Monday, May 21, 2007
Mysteries as Social Conscience
by Julia Buckley
I think one of the great things about mysteries--especially the really great mysteries--is that they give a writer the opportunity to point out flaws in the world, or in humanity, without preaching about it. It can be woven into the story as a part of a detective's growing perception, a cop's disillusionment, an amateur sleuth's enlightenment.
It can also provide a reader with knowledge. I just finished Barbara D'Amato's Death of a Thousand Cuts, and I think it functioned just this way, giving the reader (me) new perceptions not only about autism, but about the theories of Sigmund Freud and the world of psychology. What D'Amato does, brilliantly, is set up a crime that seems almost impossible to solve: a noted psychiatrist is murdered--horribly, vengefully--at a "reunion" of many of his former patients, in the house where he once incarcerated them. While the public knew him as a benevolent, great man, the detectives, Folkestone and Park, find more and more people who thought he was just the opposite; who thought him, in fact, a monster.
Therefore, Folkestone is presented with a terrible dilemma. Half of her suspects are autistic, the other half noted people in the psychiatric profession--former doctors and aides who worked at Hawthorne House (the institution in question). The autistic characters are practically impossible to interview. Some do not speak at all, others speak unintelligibly, and still others speak logically, but without the affect that a detective needs in order to gauge the nuances of emotion. In this setting D'Amato is able to subtly comment on society's perception of things it doesn't understand--like autism. Even her detectives struggle with their reactions to the autistic former patients and how to deal with them.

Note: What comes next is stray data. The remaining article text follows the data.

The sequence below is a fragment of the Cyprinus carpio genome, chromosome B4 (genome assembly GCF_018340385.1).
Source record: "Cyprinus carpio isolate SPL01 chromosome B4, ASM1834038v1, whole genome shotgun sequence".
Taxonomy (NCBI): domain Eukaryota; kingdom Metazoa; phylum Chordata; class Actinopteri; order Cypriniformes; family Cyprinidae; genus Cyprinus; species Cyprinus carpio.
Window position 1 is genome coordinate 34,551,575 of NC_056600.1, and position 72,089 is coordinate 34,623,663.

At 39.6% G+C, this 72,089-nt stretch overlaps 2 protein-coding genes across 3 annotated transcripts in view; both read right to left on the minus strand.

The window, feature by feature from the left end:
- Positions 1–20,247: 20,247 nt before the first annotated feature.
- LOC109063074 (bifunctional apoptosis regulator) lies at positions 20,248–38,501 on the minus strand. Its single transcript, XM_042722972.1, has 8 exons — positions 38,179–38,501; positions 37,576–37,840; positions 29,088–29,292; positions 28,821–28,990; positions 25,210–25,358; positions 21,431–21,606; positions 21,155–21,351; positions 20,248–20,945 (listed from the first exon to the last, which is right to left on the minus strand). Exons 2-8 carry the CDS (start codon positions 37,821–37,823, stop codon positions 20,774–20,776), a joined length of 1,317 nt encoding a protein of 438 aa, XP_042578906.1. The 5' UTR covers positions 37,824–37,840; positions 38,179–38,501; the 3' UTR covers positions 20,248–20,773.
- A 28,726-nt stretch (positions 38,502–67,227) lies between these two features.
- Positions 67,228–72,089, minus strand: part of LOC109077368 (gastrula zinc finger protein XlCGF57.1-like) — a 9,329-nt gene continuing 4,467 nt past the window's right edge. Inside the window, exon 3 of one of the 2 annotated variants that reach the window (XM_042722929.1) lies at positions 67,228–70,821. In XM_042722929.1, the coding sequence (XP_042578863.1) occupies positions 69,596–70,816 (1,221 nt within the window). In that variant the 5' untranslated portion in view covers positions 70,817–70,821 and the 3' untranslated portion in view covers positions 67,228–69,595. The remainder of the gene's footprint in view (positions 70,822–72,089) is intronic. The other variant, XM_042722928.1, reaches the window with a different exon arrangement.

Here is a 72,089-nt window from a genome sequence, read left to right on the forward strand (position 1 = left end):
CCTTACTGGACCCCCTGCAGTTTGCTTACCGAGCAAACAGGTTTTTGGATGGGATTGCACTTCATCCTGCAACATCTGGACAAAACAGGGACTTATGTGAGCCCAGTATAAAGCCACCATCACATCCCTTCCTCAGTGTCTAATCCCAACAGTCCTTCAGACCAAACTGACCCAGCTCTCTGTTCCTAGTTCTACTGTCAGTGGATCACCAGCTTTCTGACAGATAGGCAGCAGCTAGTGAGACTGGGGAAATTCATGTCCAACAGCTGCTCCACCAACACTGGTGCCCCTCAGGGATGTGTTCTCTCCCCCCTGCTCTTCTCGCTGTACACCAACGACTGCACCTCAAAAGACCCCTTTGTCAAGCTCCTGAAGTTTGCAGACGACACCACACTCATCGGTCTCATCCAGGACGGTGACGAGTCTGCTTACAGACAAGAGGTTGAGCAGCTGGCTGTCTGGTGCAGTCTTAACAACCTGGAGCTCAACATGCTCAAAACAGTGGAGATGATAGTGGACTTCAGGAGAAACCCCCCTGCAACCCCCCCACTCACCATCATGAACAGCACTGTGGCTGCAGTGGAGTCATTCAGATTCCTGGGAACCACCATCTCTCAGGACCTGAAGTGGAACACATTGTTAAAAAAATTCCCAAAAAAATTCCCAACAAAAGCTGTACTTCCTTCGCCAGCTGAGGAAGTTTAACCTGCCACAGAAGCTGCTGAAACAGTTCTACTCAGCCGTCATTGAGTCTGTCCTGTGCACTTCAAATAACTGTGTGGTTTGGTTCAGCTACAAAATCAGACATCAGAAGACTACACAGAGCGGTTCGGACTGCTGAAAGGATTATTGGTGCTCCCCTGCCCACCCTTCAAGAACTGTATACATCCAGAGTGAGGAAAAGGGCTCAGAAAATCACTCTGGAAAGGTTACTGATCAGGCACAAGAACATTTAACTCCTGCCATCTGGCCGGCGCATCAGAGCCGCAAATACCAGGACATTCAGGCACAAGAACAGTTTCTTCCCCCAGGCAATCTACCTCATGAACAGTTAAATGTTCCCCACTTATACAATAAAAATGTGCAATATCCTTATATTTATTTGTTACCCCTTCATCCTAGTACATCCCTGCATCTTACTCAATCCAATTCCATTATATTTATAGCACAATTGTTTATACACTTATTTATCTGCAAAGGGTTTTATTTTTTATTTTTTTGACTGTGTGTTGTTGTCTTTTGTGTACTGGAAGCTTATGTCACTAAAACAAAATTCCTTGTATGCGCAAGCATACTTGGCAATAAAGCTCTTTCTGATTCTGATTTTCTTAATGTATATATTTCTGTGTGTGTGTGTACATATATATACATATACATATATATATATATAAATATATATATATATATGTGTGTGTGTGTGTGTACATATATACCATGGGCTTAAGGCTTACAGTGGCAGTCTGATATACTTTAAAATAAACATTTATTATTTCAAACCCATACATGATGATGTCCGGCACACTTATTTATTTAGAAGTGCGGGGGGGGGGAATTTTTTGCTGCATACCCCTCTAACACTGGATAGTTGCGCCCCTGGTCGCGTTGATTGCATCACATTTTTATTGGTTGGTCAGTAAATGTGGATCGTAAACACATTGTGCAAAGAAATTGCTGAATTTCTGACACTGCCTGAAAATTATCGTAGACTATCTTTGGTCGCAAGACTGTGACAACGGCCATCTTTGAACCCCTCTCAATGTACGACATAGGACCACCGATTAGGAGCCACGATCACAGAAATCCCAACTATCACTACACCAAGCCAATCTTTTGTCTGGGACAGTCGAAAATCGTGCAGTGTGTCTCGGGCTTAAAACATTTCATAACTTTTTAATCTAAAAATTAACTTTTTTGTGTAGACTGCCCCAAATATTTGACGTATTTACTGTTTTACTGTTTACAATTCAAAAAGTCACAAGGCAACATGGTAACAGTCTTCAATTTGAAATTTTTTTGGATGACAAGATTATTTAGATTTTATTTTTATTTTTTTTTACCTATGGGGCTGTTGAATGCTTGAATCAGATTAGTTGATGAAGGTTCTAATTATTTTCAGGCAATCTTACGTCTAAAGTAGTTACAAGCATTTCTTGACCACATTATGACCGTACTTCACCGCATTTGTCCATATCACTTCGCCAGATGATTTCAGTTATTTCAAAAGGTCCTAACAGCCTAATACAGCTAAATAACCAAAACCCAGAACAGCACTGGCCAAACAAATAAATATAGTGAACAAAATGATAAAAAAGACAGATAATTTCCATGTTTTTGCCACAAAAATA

In addition, D'Amato sets her story in a very real Chicago during a very hot summer, and along with making this setting authentic for the reader (including the presence of a powerful but flawed mayor), she shows how politics affect every investigation in the Chicago police department.
At the root of the story is the idea that Freud was not only wrong, but that those who followed him may have actually damaged their patients by treating what was not treatable with psychoanalysis. In the case of the autistic patients in Hawthorne House, their affliction is known in the present to be biological, but in the past, in the years that they stayed there, it was considered psychological, and Schermerhorn, the murdered psychiatrist, attributed the ailment to cold parenting--placing special blame on the mothers who already felt great distress about their inability to help their children.
With great sensitivity, D'Amato traces the lives of all of the families affected by the Hawthorne House years--their pain and sadness, and the realities of living with autism. In doing so she makes some strong statements about Freud, the responsibilities of psychiatrists, parents, and anyone with authority over a child.
The novel is written with a smoothness that makes one forget they're reading a book at all. I think some writers become too heavy-handed with their message, but D'Amato's book simply makes me think.
And that should be the goal of any mystery.